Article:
The Accidental Bigamist

Why it is so vital to make sure you get and keep your records in a Divorce

I was asked recently how changes in Kentucky’s marriage license forms could affect issues arising from subsequent marriages. I believe ultimately the Legislature will need to revise the language authorizing the various County Clerk’s offices to issue the licenses, but for now using the phrase “The Office of the Boyle County Clerk”, or whatever County it may be, would suffice. In point of fact, the elected Circuit Clerk or County Clerk rarely signs documents or licenses anyway, as that is almost always handled by the Deputy Clerks who greet you at the window.

However, in looking at the question I was reminded of another issue that can arise. The form asks if the applicant has been married before, but there is little other verification that the prior marriage has been dissolved by death or divorce. A person who knowingly misrepresented that fact on a marriage license request would be signing a false affidavit, and when the marriage occurs, be knowingly engaged in Bigamy, a crime in all 50 states.

In Kentucky, while some marriages are “voidable”, others are “void ab initio” meaning there were never given the full effect of law. There is a famous case out of Western Kentucky where the parties had tendered all documents and agreements to finalize their Divorce, including waiving any claim they might have against the Will or other Estate of the other party. Kentucky continues to recognize the rights of “Dower and Curtsey”, which means that even if a man purports to leave the wife out of his will, she can still “elect against the will” as to a great portion of the Estate (and the same would be true of the wife’s will). Unfortunately, in the case in question, one of the parties died before the Judge entered the Decree divorcing them, meaning they were still married in the eyes of the law at the time of Death. The story of unintended consequences ensued, and ultimately the surviving spouse received out of the probate estate far more than she ever could have in the Divorce, to the loss of the other heirs, including the children of the party who died.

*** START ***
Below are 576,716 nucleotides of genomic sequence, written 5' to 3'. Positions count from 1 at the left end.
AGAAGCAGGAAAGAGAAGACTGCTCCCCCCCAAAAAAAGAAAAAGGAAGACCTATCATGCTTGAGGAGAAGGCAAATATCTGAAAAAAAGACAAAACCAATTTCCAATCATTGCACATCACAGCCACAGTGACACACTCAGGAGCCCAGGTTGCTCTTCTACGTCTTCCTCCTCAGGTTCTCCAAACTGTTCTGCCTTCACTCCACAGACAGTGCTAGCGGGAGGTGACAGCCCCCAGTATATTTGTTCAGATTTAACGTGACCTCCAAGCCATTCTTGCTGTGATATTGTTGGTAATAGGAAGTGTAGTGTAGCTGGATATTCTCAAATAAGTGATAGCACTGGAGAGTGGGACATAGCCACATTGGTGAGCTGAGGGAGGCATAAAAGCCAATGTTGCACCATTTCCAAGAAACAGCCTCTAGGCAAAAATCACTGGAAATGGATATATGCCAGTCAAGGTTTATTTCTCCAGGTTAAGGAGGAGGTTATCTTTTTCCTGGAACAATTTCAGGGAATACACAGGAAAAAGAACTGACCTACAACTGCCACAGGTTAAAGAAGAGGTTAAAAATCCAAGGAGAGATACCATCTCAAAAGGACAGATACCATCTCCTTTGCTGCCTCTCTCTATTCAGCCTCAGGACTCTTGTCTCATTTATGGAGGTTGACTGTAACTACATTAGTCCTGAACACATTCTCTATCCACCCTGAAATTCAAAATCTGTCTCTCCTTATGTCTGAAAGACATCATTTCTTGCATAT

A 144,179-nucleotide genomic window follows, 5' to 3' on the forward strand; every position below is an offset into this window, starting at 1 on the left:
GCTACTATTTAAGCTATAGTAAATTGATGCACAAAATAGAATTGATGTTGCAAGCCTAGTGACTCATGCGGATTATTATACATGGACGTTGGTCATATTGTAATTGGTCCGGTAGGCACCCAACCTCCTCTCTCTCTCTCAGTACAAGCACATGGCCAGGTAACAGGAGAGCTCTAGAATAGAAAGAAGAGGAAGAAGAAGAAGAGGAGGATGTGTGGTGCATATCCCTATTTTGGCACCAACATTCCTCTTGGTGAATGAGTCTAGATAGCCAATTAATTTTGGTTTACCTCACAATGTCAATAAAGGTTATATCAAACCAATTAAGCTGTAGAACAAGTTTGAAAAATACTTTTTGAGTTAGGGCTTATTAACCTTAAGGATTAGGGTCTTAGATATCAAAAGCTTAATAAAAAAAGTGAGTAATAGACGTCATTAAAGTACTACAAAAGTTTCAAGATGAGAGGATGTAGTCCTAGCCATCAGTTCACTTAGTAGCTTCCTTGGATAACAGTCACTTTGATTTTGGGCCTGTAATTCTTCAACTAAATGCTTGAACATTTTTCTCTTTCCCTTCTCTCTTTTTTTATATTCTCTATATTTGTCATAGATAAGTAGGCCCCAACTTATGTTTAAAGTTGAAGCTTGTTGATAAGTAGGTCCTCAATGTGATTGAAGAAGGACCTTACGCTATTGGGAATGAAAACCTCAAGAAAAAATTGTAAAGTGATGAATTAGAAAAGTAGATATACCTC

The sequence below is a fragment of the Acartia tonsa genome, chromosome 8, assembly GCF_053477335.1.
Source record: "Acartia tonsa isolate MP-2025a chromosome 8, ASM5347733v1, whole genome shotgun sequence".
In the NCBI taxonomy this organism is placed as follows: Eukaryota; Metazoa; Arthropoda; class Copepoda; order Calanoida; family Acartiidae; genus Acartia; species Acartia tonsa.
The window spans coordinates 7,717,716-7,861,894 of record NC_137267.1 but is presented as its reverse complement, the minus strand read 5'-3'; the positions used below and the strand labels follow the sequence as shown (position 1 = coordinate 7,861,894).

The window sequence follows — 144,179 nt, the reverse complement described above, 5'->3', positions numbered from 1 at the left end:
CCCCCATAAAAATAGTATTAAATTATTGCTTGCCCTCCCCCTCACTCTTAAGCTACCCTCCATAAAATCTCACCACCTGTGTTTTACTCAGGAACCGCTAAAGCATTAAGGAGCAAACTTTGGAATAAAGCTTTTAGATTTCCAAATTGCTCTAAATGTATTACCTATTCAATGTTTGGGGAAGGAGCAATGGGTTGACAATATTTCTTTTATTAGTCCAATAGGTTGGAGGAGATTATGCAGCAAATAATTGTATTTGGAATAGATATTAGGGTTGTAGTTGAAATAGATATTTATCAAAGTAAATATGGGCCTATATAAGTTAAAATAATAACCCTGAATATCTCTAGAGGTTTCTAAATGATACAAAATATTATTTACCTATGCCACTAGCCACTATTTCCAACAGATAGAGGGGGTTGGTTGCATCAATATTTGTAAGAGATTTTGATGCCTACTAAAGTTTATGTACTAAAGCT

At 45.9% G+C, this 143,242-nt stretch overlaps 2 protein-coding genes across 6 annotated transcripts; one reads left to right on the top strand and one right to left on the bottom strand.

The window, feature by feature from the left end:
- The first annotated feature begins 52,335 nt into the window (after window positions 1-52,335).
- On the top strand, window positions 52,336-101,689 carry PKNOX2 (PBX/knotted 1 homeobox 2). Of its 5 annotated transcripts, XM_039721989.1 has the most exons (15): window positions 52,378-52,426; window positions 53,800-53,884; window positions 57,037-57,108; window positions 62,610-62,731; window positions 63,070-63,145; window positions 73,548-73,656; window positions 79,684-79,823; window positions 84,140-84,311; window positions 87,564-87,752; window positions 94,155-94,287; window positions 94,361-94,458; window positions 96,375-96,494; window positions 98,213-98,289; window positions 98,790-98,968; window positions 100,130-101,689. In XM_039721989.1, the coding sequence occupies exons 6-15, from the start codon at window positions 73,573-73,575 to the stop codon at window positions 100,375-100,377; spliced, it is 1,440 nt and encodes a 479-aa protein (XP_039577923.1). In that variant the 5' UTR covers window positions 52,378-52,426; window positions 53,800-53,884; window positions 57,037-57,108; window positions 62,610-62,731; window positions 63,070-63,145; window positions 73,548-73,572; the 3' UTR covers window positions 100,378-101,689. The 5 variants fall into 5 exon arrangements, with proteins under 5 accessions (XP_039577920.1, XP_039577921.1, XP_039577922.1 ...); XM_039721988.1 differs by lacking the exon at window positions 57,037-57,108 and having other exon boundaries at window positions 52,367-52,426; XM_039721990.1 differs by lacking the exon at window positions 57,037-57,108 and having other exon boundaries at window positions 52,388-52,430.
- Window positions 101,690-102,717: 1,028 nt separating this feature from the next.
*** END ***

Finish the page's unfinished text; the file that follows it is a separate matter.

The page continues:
But theirs was not the only Decree that had gone unsigned, for one reason or another. It is very possible that other people, reasonably believing they were Divorced, could have remarried. They couldn’t really be guilty of a crime, as they obviously had no intent, or even knowledge, of what they were doing. However, since that subsequent marriage would be void on its face, any purchase of land, application for a loan, filing of a joint tax return, or a myriad of other actions would now also be jeopardized. They were bigamists, accidental bigamists, but bigamists nonetheless.

So how can a Decree be delayed, and how do you protect yourself from problems when a Decree has not been entered?

Obviously the easiest and best answer here is to not do anything until you receive a copy, entered by the Circuit Clerk, of a “Final Decree of Dissolution of Marriage” showing the signature of the Judge hearing the case.

But to ensure you actually get that document there are a few things you can do to help yourself: